I would like to start by addressing the problem of illicit trade which, in many respects, is the antithesis of integration. Illicit trade occurs when economic operators lose confidence in the formal trading system or see opportunities in bypassing laws and formal structures. This may be due to various reasons, such as the difficulties of complying with the necessary rules and standards to operate in the formal economy or the costs and delays associated with formal trade.
While the ITC does not explicitly operate in the field of illicit trade, all of our interventions are designed to improve the competitiveness of the private sector and facilitate the ability of business to operate – and thrive – in the formal economy. We assist companies to comply with standards which may – in some cases – be the only barrier preventing producers from engaging in formal and legal trade. We also work with governments to ensure that they understand the interests of the private sector and minimise the time and cost associated with complying with regulatory requirements.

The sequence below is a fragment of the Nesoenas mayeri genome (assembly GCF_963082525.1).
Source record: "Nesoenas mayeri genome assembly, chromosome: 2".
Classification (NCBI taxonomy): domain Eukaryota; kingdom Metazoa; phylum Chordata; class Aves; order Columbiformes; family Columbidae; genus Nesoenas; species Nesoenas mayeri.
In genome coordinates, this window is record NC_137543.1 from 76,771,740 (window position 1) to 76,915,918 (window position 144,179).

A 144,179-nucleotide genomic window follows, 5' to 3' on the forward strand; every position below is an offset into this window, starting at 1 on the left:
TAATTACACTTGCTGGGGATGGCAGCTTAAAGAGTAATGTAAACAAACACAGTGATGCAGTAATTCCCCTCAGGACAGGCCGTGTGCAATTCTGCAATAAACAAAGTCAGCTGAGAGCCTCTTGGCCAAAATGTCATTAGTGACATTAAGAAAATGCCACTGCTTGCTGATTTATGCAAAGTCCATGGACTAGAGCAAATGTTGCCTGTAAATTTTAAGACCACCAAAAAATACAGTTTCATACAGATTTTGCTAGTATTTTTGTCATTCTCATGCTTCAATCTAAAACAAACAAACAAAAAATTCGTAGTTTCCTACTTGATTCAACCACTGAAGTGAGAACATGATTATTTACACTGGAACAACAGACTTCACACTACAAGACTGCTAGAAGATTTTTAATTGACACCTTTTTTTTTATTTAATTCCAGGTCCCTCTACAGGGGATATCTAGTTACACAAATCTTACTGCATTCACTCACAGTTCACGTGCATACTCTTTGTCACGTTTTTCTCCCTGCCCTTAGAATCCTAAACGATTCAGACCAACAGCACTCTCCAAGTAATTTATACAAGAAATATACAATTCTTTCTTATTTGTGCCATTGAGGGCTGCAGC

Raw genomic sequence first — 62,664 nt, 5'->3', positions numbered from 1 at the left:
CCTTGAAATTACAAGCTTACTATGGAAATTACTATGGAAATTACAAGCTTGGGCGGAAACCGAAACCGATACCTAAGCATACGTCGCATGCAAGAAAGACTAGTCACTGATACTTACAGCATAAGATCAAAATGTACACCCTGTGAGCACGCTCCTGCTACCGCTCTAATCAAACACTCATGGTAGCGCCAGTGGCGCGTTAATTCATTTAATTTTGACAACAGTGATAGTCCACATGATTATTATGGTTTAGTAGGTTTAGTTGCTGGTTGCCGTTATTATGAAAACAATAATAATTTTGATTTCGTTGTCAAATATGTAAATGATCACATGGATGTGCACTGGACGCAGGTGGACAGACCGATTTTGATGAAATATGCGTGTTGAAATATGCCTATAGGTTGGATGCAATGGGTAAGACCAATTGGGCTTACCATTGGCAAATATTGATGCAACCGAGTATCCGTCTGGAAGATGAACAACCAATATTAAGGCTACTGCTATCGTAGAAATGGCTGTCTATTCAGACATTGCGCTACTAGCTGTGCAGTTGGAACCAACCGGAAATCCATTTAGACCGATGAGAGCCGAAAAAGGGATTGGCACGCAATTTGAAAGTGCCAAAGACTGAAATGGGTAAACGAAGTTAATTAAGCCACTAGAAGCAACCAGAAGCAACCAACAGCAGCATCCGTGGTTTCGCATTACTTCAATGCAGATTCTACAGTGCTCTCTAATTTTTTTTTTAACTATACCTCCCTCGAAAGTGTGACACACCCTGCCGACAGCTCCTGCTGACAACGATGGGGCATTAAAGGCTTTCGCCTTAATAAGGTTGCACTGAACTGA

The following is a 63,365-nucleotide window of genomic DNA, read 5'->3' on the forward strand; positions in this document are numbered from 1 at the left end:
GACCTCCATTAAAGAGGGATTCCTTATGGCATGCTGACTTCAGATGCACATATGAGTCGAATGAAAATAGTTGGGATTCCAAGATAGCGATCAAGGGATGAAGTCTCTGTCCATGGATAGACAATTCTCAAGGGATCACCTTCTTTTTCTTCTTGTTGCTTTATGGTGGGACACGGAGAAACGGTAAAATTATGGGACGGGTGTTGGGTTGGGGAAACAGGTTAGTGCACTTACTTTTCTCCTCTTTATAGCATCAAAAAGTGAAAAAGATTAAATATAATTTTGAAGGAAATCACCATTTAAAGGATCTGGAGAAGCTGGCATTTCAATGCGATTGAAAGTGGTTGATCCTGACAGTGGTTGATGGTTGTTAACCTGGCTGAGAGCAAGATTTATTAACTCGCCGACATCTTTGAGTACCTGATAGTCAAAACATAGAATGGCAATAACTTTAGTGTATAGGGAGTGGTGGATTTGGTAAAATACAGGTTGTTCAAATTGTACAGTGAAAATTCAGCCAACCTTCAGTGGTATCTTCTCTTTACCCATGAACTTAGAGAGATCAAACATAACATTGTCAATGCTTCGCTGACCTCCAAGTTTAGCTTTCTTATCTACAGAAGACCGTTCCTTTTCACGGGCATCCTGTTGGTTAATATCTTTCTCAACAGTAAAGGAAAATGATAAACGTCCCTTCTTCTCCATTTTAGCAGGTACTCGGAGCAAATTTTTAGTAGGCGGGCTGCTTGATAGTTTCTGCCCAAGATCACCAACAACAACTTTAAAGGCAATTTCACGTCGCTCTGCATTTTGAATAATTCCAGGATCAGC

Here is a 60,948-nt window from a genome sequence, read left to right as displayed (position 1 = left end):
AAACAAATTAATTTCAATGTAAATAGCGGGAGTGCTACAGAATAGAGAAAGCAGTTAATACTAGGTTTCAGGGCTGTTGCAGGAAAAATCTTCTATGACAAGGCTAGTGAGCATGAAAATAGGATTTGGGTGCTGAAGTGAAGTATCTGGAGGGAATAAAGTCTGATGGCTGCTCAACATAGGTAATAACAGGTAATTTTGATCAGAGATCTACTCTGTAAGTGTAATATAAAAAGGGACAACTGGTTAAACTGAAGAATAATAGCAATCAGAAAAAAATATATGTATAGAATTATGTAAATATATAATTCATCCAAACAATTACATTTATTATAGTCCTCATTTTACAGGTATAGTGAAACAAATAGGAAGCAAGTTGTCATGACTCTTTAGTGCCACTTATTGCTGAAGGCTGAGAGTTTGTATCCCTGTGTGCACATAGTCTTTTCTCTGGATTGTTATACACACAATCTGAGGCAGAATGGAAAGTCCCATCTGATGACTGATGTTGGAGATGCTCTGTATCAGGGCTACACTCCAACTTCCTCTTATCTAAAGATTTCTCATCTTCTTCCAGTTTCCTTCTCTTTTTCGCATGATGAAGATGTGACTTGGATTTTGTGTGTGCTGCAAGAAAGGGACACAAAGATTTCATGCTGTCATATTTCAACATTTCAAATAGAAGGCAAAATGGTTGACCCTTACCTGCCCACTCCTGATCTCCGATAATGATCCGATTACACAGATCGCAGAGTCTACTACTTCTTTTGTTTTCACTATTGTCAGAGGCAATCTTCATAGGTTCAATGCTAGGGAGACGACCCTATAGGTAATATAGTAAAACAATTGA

When talking about illicit trade, it’s worth noting that this trade may be based on illegal products or it may be based on legal products which are traded in an illegal way. In both cases, the WTO Trade Facilitation Agreement has an important role to play.
We tend to think of illegal products arriving on a beach in a row boat in the middle of the night with no lights and the smugglers dressed in dark clothes, carrying weapons and keeping their voices down. While some illegal trade happens this way, illegal products also cross through official borders hidden in legal consignments with a false customs declaration. In these cases, the risk assessment mechanisms used by Customs are crucial to prevent illegal products from entering. Under the TFA, the ITC is working with developing countries to ensure that they operate well-designed and robust risk assessment systems to deal with these types of situations.
For legal products, the calculation is different. These are products which traders could choose to trade in a formal and legal way but, for some reason, they consider it advantageous to trade the product in an illicit way. In many cases, the driving motivation behind this calculation is costs – compliance costs, taxes or lost time.